by Carol Grise
Soon after a baby is born, parents begin to realize music’s influence upon a child. Whether the music the baby hears is his parent singing or comes from a CD, music captures a child’s attention. As a child grows, music can help prepare a child for reading.
Exposure to music helps develop thinking and memory skills. Repeating familiar songs develops a child’s ability to remember sounds and words in a sequence for a period of time long enough to understanding meaning. Memory skills are needed when a child sounds out words as he begins to read on his own.
Listening skills are strengthened through music. The ability to listen to and understand songs is comparable to the ability to listen to and understand spoken language. One key to successful reading is the ability to listen closely to spoken words.
Children learn new words by participating in song activities, which expand a child’s vocabulary and helps a young child link up new words with their meaning.
Singing songs allows a child to hear the smaller sounds in words. The rhythm of music breaks down the words in a song, making it easier to hear letter sounds and rhyming words. Most children who have difficulty reading have trouble hearing the small sounds in words.
Here are some tips for using singing to develop early reading skills:
- Make singing a fun, relaxed experience. Adults should not be self-conscious about their singing voice. A young child is not concerned about the quality of the singing. He cares about having fun singing with family members. The learning that accompanies singing is part of the fun.
- Start with simple songs, like “I’m a Little Teapot”. Sing a song several times with your child, encouraging him to sing along. If he doesn’t participate immediately, just keep encouraging him to join in. Avoid making singing a discipline issue. Repeating favorite songs develops memory and confidence in using oral language. Both skills are needed when a child learns to read on his own.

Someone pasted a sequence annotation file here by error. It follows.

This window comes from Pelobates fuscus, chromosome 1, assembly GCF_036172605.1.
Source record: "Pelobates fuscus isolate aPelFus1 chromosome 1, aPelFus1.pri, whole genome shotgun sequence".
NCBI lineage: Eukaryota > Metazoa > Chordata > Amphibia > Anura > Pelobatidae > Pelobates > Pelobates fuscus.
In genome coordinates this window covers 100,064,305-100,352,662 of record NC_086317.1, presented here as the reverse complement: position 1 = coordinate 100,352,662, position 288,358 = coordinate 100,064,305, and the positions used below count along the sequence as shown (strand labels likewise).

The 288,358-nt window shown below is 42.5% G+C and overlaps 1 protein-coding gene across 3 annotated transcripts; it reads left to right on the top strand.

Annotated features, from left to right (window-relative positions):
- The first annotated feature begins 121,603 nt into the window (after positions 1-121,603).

- Write down the song words and point to them as you sing. This will help link the words you are singing to written words, showing the child the importance of written words. Occasionally leave out a word in a familiar song, asking the child to say the missing word.
- Comment on words that rhyme or start with the same letter sound. Invite your child to repeat the rhymes and letter sounds with you.
- Change the words of a familiar song. Make different rhymes with the new words. Create silly versions of songs by changing the first letter of each word. Make up your own songs.
- Create a family song book. Write down the words of favorite songs. Leave a space on the page for a personalized drawing. Use your special book for a sing-a-long.
- Act out songs with hand and body movements. Sing songs that invite movement and encourage participation, such as “Itsy Bitsy Spider” or “Wheels on the Bus”. Use pans or spoons to tap out words as you sing. Parade around the house while singing “If You're Happy and You Know It”. Story songs, like “The Farmer in the Dell” or songs with simple patterns, like “Old McDonald Had a Farm” are enjoyed by older preschoolers.
- Sing together anywhere. Sing in the car. Share a song at bedtime. Add music to everyday chores, such as making the bed.
Ask your local librarian to assist you in locating age-appropriate children’s music so that you can start family sing-a-long sessions. The library also has a variety of picture books based on popular children’s songs, such as “Mary Had a Little Lamb” by Iza Trapani or “Itsy Bitsy Spider” by Rosemary Wells.
Music is vital to the development of listening and language skills. Regular exposure to music will help your child be ready to read. As your child grows, the ability to read as well as the ability to remember and understand what was read is the key to learning any subject in school. Time spent enjoying music together will tune your child in to the wonder of language, helping to prepare him for a lifetime of learning.